Star Wars: The Last Jedi

Star Wars: The Last Jedi

This review may contain spoilers. I can handle the truth.

This review may contain spoilers.

Look, I don't know if I 100% believe in the Mandela Effect. Of course, you brush it off the first time you hear about it, but have enough encounters involving it and you start getting a little suspicious. For me, it's Berenstein Bears rather than Berenstain and, here's a new one, in the episode "Dear Ed" of Ed Edd n Eddy, I clearly remember Jimmy saying "Bouncy bouncy weeee!" when he begins to dance, but all the clips I can find of the scene just have "Bouncy bouncy bouncy." It cannot be bad memory: When I was a kid, if I ever tried to make my friends or little sisters laugh by recreating the scene, I would say "Bouncy bouncy weeee!" YOU CANNOT SAY MY CHERISHED LITTLE MOMENTS WITH MY FRIENDS AND RELATIVES ARE FALSE MEMORIES. However, I have had a third moment that may be related to the Mandela Effect! A lot of people have watched a movie called "Star Wars: The Last Jedi" and it seems to have all the same characters and story beats as a film I watched called "Star Wars: The Last Jedi." And it sounds delightful! A film that challenges the Star Wars formula, that promises change in the franchise, that is clever and humorous and fun! Yet, I just can't seem to find this version. Is it a foreign copy? A director's cut? A copy from an alternate universe? Somebody's gotta help me, I can't find it!

Alright, with that intro that's really just a desperate cry for help for someone to find me that original Ed Edd n Eddy clip so I don't have to admit I was a dumb kid, I rewatched The Last Jedi and I don't know why and I hated it just as much as the first time. I'm pretty understanding that people have different tastes in film and can usually be reasoned with as to why someone may like/dislike a movie I dislike/like, but here, I can't find anything unless the person just didn't like Star Wars in the first place or possibly walked out before the third act, which I can see...in some key moments that are far and few between.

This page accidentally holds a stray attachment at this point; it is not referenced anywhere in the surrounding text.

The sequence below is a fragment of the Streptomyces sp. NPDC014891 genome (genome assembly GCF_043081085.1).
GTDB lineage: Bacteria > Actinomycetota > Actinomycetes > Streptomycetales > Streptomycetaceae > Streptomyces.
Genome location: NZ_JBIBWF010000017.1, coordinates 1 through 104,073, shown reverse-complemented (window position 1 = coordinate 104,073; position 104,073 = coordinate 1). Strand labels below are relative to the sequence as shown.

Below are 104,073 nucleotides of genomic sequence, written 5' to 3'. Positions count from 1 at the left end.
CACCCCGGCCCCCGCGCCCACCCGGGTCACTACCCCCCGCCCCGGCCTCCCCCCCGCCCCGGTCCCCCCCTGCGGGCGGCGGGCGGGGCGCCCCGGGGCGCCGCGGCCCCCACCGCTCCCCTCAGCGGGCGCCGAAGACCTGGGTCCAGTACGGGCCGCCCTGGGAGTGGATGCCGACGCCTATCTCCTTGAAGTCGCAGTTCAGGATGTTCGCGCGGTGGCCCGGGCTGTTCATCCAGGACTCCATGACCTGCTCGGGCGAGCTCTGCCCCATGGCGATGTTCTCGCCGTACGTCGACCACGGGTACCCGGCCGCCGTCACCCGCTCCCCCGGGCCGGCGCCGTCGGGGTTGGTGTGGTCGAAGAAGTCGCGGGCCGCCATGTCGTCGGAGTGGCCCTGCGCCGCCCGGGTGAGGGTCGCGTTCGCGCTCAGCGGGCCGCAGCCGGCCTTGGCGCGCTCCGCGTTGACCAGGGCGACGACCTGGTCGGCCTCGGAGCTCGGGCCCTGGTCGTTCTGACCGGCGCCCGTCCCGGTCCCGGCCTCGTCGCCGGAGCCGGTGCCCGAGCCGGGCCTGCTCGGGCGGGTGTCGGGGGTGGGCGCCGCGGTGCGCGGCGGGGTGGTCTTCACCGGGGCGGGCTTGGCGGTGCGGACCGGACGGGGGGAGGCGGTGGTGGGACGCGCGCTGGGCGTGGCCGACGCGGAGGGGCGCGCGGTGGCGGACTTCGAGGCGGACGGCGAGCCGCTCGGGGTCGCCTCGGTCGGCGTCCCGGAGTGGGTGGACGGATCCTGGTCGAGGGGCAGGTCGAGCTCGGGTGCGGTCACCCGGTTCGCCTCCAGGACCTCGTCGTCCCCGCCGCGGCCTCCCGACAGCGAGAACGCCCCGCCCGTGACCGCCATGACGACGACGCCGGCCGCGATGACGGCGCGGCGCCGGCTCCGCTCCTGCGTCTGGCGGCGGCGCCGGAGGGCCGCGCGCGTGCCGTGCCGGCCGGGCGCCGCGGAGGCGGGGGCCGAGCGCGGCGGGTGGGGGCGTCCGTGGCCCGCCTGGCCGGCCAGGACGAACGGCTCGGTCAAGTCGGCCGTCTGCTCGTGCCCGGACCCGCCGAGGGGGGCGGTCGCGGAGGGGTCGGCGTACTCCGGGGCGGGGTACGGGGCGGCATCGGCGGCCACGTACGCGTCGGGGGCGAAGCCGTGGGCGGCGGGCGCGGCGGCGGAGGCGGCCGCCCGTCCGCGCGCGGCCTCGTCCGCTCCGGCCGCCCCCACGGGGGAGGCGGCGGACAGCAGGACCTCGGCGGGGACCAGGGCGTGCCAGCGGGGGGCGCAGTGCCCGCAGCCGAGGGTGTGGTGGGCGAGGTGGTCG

The Last Jedi has its moments, it really does. The relationship between Kylo Ren and Rey, this possible romantic passion, student-master bond, rebellion against everything that is established, is fantastic. Driver and Ridley step it up with their performances and the script paints them as such a compelling pair. When they unite to lightsaber duel the Putty Patrol, it’s such a great moment and an epic and fun way to convey that the two have united. But what is it at the service of? For them to double-down on their old beliefs without any real resolution, thus trapping the storytelling of Star Wars in an endless loop of good versus evil, mega-death-laser fancy lightsaber duel-fests, a destruction of a franchise so grand it hasn't been seen since The Simpsons sold out to the culture it satirized. Rey uses the force to lift rocks, the exact thing she said about what the force did that we laughed at earlier in the film, to save her ragtag group of friends (who, by the way, didn't look so concerned after the death of their friends and the giant mega-death-laser coming to their base) and Kylo doubles down on his pissbaby character in “The Force Awakens” to fire a mega-death-laser. It’s the worst final act in history, throwing away everything the first two acts had built up to give us something we know and we usually like, but done so vapidly, almost cynically. A gun we know that’s loaded but the trigger is never pulled, a Milk-Bone on a dog’s nose that is taken away as soon as they open their mouth. Johnson fails at being as confident as the characters he had written about to do something different. It’s a film about letting go of the past and learning from your mistakes, only to cling it so tightly that it chokes to death and makes such huge mistakes about storytelling.